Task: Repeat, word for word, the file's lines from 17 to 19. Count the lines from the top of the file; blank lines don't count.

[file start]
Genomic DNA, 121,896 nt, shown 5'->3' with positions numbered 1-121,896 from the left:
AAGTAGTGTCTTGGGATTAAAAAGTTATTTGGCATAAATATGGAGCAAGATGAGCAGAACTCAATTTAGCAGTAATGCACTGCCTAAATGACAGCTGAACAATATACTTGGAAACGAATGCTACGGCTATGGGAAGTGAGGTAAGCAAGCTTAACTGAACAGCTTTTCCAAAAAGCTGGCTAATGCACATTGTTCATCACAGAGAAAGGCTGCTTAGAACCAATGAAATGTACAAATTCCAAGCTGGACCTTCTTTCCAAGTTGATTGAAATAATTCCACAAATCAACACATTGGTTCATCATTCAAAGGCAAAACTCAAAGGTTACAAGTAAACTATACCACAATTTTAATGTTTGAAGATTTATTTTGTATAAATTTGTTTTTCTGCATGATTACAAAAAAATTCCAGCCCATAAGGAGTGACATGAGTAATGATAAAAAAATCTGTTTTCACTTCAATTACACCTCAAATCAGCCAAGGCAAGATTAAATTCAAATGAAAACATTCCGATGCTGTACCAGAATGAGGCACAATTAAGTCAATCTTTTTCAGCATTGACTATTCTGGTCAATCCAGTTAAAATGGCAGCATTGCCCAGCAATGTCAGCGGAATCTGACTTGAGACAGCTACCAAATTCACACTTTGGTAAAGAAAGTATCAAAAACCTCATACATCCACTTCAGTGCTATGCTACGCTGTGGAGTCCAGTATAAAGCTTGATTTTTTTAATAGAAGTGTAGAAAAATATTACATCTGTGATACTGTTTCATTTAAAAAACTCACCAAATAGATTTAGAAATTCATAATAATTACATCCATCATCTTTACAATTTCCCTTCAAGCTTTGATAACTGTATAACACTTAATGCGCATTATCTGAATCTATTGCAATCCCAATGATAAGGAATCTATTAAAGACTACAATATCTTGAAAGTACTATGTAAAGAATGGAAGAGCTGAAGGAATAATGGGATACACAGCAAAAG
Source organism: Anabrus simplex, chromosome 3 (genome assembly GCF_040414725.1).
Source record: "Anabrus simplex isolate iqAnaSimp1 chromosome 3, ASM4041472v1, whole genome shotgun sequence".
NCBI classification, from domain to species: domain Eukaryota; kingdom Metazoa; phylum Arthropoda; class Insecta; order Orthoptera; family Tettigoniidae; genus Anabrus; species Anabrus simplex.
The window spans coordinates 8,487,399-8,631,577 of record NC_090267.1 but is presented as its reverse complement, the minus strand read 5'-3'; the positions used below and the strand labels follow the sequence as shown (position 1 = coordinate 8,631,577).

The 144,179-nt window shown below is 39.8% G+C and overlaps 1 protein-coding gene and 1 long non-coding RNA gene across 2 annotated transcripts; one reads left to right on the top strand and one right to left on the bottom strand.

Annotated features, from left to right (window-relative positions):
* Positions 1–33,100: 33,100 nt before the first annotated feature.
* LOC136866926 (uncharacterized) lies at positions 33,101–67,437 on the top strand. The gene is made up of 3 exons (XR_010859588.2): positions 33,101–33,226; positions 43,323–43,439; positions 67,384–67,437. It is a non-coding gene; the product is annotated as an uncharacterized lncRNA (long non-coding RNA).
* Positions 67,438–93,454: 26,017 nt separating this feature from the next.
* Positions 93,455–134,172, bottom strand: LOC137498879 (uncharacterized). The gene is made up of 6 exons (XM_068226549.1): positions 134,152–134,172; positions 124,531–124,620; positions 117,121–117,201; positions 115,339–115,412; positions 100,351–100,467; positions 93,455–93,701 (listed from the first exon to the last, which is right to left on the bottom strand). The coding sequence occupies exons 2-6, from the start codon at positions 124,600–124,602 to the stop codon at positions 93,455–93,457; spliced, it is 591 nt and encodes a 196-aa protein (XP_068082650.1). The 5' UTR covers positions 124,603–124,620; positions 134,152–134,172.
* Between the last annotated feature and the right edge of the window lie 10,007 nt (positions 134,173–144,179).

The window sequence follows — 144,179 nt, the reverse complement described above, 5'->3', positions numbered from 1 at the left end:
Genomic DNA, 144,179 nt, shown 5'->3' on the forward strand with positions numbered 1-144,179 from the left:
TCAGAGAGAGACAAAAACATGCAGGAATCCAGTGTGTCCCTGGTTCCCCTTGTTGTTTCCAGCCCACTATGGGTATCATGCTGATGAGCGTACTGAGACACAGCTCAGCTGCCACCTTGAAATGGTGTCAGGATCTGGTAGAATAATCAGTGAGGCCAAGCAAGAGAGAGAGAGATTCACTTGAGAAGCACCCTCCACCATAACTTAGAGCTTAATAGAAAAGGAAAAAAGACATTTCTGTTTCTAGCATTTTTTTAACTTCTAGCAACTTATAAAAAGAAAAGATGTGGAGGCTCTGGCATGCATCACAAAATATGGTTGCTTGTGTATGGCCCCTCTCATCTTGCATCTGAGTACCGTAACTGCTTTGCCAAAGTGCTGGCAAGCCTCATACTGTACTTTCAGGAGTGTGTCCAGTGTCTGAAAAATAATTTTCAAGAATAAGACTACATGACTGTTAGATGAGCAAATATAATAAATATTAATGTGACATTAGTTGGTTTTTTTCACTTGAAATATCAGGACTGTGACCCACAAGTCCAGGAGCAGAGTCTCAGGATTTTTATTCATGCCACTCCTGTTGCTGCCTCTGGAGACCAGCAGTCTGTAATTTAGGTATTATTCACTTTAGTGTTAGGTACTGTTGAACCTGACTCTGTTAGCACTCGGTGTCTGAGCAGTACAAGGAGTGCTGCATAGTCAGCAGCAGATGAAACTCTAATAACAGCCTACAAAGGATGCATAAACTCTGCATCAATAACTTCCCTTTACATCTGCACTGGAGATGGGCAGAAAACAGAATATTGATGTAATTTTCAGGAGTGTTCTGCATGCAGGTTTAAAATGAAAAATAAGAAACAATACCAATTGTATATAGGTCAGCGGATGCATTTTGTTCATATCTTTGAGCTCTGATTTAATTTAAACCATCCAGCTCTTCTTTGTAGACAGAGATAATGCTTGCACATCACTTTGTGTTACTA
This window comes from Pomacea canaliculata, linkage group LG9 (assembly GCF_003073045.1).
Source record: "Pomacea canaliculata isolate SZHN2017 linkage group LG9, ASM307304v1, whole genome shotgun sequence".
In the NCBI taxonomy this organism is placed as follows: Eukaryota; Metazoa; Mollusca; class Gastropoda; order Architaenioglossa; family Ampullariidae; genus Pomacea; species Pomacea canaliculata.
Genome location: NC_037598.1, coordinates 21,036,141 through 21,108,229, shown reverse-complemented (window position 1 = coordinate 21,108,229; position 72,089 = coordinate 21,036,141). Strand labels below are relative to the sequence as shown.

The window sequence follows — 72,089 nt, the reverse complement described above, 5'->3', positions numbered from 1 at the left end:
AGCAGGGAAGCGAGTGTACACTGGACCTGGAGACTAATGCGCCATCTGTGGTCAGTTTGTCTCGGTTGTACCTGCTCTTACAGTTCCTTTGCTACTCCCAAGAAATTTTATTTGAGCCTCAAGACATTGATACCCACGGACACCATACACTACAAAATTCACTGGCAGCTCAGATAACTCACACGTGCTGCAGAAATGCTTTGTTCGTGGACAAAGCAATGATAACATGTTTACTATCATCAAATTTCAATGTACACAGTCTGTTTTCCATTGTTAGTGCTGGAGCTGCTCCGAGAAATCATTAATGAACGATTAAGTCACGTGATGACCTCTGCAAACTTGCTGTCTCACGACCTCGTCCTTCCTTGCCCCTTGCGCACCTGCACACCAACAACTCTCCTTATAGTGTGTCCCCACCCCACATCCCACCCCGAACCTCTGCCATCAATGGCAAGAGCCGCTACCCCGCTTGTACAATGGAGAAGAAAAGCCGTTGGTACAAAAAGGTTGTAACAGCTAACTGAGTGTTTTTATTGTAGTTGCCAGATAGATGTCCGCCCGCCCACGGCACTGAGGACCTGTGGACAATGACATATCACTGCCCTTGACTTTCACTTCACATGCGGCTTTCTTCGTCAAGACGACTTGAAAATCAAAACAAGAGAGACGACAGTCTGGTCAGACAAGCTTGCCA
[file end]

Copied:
This window comes from Pomacea canaliculata, linkage group LG9 (assembly GCF_003073045.1).
Source record: "Pomacea canaliculata isolate SZHN2017 linkage group LG9, ASM307304v1, whole genome shotgun sequence".
In the NCBI taxonomy this organism is placed as follows: Eukaryota; Metazoa; Mollusca; class Gastropoda; order Architaenioglossa; family Ampullariidae; genus Pomacea; species Pomacea canaliculata.